Of course, change in government bargaining power is not a one-way street. Circumstances could easily develop (and in fact may already have) in ways that decrease the number of waivers. For example, as the corporate scandals have played themselves out, corporations may have started to sense that the government does not really have the stomach to carry through on its threats to indict them, perhaps because of changing political attitudes or backlash against perceived government overreaching. As a result, corporations might once again feel emboldened to resist. The ferocity of the corporate reaction to the government policy may itself be an example of renewed corporate strength and receding government power. Moreover, if the government ever started to bring cases in which it lacked sufficient evidence of significant corporate wrongdoing or pursued overly aggressive legal theories, its threats to prosecute corporations upon noncooperation would become less credible. Critics of the government’s policy tend to ignore or downplay these factors that could dampen whatever pressure to waive might otherwise exist.
Moreover, the debate over “selective waiver” also tends to support the view that the DOJ’s bargaining power may in fact be weaker than the policy’s critics presume. The traditional rule, still followed by most courts, is that waiver with respect to one party waives with respect to the world. In the context of corporate wrongdoing, the traditional waiver rule means that if the corporation waives its privilege in dealing with the DOJ, private plaintiffs in subsequent civil suits will be able to obtain the information, thereby increasing the burden of the DOJ waiver policy on corporations.13 In response, some courts and lawmakers have proposed a doctrine of selective waiver, under which a corporation would be able to waive its privilege with respect to the government and not lose its privilege in subsequent suits.14 The main rationale for selective waiver is that it would lower the cost to corporations of waiver to the government and thereby encourage corporations to do it. That rationale, however, is inconsistent with the critics’ core premise, specifically, that the government’s policy coerces corporations into waiving. If the government really has sufficient leverage to coerce waiver routinely, the government should not need selective waiver. Yet the government has generally supported the proposal. Corporations, by contrast, originally supported the selective waiver doctrine but more recently have soured on it. Their stated concern is that selective waiver will just encourage the government to seek waiver more often. The reality behind corporations’ collective change of heart may be instead that, as a result of “class action reform,” the consequences of private litigation are less drastic than they used to be. Whatever the explanation, it is difficult to square the corporations’ changing position on selective waiver with their contention that the government’s policy currently coerces waiver.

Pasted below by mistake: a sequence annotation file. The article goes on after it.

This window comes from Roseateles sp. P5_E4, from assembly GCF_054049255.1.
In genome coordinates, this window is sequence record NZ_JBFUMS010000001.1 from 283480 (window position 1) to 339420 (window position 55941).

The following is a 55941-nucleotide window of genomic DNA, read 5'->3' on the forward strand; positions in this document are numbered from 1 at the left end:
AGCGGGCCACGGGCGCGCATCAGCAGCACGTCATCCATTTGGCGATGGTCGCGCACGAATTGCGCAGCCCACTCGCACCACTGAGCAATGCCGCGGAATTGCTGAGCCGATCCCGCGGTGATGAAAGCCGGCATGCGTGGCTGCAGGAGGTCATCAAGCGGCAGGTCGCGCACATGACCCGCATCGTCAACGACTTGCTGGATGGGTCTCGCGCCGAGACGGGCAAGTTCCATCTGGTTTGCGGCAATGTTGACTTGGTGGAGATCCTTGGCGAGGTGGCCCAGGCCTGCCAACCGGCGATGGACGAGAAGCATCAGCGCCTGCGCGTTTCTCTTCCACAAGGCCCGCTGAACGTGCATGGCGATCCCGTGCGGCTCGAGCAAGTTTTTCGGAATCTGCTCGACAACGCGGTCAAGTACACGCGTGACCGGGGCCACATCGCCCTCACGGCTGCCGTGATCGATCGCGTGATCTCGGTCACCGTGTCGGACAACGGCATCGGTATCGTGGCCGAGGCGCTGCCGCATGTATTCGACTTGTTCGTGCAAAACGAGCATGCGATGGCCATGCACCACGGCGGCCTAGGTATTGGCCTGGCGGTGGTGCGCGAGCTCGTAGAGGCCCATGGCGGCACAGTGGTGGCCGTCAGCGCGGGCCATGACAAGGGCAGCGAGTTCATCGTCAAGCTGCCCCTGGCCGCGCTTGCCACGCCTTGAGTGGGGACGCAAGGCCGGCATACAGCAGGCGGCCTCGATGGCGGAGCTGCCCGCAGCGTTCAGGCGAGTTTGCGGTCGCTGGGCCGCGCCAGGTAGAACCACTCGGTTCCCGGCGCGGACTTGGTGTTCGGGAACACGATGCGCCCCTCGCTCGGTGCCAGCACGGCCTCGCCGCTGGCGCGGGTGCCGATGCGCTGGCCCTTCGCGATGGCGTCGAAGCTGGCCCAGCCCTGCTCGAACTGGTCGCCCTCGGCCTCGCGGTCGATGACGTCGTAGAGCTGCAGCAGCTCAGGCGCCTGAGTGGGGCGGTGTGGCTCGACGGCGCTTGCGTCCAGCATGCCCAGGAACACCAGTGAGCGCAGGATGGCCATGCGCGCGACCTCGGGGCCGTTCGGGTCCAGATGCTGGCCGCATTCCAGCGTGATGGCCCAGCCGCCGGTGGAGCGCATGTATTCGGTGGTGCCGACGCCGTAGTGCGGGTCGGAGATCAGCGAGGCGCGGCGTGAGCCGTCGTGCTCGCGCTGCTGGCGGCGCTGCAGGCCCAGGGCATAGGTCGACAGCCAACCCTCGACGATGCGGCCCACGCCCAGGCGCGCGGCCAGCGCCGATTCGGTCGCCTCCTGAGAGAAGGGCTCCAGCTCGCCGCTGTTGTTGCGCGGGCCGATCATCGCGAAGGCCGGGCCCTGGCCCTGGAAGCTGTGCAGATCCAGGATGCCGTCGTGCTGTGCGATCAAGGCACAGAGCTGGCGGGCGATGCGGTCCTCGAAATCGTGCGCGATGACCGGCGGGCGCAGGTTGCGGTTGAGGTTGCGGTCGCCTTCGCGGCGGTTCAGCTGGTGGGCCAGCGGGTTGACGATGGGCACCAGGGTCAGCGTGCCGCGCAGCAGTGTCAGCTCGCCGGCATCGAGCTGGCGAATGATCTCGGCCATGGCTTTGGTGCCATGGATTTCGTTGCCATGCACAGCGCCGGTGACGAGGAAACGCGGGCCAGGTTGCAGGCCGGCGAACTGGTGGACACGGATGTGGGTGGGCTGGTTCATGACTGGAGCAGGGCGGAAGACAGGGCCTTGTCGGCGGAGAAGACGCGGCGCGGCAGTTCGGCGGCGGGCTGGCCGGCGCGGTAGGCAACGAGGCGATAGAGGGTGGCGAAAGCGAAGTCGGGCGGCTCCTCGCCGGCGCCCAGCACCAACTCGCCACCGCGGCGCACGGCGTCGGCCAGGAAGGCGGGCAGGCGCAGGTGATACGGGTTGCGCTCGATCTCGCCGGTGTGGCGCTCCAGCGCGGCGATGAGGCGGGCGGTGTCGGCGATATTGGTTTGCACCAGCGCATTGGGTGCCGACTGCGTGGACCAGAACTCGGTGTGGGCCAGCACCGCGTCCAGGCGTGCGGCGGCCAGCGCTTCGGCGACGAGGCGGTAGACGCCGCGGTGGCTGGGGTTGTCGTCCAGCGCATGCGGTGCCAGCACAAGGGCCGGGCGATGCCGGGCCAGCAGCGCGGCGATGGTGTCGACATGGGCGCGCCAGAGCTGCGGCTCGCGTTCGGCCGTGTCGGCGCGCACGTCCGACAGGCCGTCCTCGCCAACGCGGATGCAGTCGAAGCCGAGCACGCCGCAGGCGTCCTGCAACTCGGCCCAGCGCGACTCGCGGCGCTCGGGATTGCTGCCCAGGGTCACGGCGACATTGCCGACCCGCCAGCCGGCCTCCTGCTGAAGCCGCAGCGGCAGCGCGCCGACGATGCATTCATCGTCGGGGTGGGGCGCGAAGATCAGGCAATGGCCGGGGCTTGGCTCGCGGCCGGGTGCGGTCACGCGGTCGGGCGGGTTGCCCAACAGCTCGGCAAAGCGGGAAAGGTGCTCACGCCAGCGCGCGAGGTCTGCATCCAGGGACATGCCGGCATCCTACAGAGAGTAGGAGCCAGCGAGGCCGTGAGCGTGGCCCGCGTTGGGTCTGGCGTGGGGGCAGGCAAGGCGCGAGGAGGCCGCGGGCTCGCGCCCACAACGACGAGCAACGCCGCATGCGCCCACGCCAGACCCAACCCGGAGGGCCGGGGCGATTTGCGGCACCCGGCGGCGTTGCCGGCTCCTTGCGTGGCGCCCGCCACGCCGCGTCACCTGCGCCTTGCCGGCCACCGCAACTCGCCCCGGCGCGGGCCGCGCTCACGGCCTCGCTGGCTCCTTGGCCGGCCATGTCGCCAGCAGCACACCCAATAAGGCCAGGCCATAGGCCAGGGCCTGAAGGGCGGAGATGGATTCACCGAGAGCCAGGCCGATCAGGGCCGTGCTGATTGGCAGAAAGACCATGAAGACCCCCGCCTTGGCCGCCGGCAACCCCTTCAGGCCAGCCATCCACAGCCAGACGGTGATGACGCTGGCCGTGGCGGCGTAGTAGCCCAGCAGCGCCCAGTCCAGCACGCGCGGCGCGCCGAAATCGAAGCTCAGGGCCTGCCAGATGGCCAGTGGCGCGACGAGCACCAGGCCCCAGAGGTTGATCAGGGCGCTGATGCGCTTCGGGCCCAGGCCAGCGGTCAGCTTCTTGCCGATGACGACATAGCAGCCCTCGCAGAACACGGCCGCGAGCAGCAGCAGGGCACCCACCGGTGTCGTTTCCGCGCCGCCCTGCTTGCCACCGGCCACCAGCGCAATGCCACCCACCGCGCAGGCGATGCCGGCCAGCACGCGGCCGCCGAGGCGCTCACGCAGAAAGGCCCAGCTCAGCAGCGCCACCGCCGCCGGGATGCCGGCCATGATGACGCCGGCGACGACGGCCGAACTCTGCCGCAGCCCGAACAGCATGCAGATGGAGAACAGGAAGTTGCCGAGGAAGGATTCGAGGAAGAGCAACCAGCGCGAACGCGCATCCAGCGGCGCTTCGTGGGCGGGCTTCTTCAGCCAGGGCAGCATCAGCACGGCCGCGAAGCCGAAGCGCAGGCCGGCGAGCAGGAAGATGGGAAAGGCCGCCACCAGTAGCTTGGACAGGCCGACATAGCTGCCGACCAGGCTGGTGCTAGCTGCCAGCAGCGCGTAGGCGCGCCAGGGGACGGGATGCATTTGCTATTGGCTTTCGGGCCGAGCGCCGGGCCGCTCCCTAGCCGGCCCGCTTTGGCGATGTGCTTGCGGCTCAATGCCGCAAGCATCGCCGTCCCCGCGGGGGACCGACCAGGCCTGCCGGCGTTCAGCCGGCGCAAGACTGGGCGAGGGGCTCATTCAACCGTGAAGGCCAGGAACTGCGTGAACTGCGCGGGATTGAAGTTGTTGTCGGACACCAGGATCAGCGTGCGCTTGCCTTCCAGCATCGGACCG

Although we have disposed of the critics’ main objection to the government’s waiver policy, there is one last objection to consider. Again, let us suppose that the critics are correct that the number of waivers has in fact increased, whether this increase is due to the government’s waiver policy or not. Would such an increase be any cause for concern? The critics’ focus here shifts from the coercion of corporations to the harmful effects of waiver on the corporation’s employees. The two most noted effects are that employees will have fewer incentives to cooperate in corporate internal investigations and that the corporate employer’s protection of its employees’ rights will diminish.15 The critics significantly overestimate the size and likelihood of these effects, which are related in an important way that the critics underestimate or overlook entirely.
First, any increase in waiver of the corporate privilege will not likely have much effect on the employees’ incentive to cooperate. The argument to the contrary comes from the Court’s decision in Upjohn to extend the protections of the corporate privilege beyond lawyer communications with managers in the “control group.”16 The Court’s argument was (and remains) weak, however, for reasons directly connected to the great waiver debate. The main motivation for employees to cooperate with corporate investigations has always been the threat of being fired or incurring other job-related consequences, not the corporate privilege. The corporate attorney-client privilege simply does not protect the corporation’s employees, except for the executives who control the privilege. The reason is that the corporation (meaning the executives just mentioned) has always had the right to waive the privilege if it was in the corporation’s interest to do so, over the objection of employees and regardless of the effect on them.17 Long before the government’s waiver policy was ever dreamed up, corporations were exercising this right to waive the privilege and put the blame for illicit conduct (rightly or wrongly) on their employees.